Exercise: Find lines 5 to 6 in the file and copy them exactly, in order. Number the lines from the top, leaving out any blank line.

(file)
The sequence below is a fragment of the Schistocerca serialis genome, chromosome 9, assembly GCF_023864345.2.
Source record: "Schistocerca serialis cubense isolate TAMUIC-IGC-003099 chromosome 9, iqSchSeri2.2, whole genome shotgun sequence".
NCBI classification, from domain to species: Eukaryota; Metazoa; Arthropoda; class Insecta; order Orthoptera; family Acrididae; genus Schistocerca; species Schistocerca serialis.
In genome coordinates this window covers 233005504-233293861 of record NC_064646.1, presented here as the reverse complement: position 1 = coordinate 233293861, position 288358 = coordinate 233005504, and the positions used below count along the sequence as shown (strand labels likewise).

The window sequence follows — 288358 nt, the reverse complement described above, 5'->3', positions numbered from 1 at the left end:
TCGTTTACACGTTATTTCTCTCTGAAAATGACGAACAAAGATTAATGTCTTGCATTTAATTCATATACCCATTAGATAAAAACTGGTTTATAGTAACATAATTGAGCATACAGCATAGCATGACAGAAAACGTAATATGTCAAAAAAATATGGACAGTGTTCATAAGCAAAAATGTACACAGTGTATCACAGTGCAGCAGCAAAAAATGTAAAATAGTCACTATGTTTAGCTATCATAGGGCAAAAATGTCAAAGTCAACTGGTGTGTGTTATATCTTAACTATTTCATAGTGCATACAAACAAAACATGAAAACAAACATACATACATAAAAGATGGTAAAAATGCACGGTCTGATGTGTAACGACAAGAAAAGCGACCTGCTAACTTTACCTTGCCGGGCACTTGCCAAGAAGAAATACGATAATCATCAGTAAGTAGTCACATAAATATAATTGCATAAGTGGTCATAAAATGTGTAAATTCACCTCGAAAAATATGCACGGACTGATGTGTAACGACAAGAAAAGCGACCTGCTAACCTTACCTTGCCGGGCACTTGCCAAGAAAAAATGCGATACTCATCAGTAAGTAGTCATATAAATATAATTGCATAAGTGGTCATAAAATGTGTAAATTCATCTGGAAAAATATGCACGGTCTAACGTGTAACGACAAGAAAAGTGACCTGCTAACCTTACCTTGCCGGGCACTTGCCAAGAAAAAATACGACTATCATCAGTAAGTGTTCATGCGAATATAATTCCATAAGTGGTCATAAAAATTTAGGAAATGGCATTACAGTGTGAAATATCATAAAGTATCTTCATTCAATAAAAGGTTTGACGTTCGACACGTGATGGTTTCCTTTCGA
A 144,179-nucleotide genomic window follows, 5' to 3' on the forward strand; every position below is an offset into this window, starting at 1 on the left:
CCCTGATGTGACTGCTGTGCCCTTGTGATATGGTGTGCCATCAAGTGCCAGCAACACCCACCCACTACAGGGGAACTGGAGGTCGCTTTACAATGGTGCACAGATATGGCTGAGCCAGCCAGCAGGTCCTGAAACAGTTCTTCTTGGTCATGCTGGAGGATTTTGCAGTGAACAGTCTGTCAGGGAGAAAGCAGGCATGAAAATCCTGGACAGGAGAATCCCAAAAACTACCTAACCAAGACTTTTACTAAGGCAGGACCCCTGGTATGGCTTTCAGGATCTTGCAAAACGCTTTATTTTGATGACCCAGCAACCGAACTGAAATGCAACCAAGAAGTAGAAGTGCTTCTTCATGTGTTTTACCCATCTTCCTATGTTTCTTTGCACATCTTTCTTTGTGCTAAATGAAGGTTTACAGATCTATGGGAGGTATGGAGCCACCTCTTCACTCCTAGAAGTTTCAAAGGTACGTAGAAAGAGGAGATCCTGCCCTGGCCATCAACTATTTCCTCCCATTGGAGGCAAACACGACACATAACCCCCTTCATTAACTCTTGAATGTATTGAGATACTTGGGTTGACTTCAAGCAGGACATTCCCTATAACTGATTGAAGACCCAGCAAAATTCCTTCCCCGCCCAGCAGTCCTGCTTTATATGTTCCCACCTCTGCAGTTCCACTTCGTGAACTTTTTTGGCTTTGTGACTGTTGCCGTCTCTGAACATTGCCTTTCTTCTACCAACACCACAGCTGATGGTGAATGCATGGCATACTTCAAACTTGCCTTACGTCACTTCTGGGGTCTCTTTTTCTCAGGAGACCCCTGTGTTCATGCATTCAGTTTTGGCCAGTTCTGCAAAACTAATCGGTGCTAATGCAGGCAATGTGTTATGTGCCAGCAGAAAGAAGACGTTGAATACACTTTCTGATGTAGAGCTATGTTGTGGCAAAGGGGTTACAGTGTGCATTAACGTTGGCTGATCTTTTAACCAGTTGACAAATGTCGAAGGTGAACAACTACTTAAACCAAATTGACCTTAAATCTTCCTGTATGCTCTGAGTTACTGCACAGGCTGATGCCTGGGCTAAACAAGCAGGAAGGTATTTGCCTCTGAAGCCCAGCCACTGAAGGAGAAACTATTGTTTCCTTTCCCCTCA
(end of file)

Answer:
The window sequence follows — 288358 nt, the reverse complement described above, 5'->3', positions numbered from 1 at the left end:
TCGTTTACACGTTATTTCTCTCTGAAAATGACGAACAAAGATTAATGTCTTGCATTTAATTCATATACCCATTAGATAAAAACTGGTTTATAGTAACATAATTGAGCATACAGCATAGCATGACAGAAAACGTAATATGTCAAAAAAATATGGACAGTGTTCATAAGCAAAAATGTACACAGTGTATCACAGTGCAGCAGCAAAAAATGTAAAATAGTCACTATGTTTAGCTATCATAGGGCAAAAATGTCAAAGTCAACTGGTGTGTGTTATATCTTAACTATTTCATAGTGCATACAAACAAAACATGAAAACAAACATACATACATAAAAGATGGTAAAAATGCACGGTCTGATGTGTAACGACAAGAAAAGCGACCTGCTAACTTTACCTTGCCGGGCACTTGCCAAGAAGAAATACGATAATCATCAGTAAGTAGTCACATAAATATAATTGCATAAGTGGTCATAAAATGTGTAAATTCACCTCGAAAAATATGCACGGACTGATGTGTAACGACAAGAAAAGCGACCTGCTAACCTTACCTTGCCGGGCACTTGCCAAGAAAAAATGCGATACTCATCAGTAAGTAGTCATATAAATATAATTGCATAAGTGGTCATAAAATGTGTAAATTCATCTGGAAAAATATGCACGGTCTAACGTGTAACGACAAGAAAAGTGACCTGCTAACCTTACCTTGCCGGGCACTTGCCAAGAAAAAATACGACTATCATCAGTAAGTGTTCATGCGAATATAATTCCATAAGTGGTCATAAAAATTTAGGAAATGGCATTACAGTGTGAAATATCATAAAGTATCTTCATTCAATAAAAGGTTTGACGTTCGACACGTGATGGTTTCCTTTCGA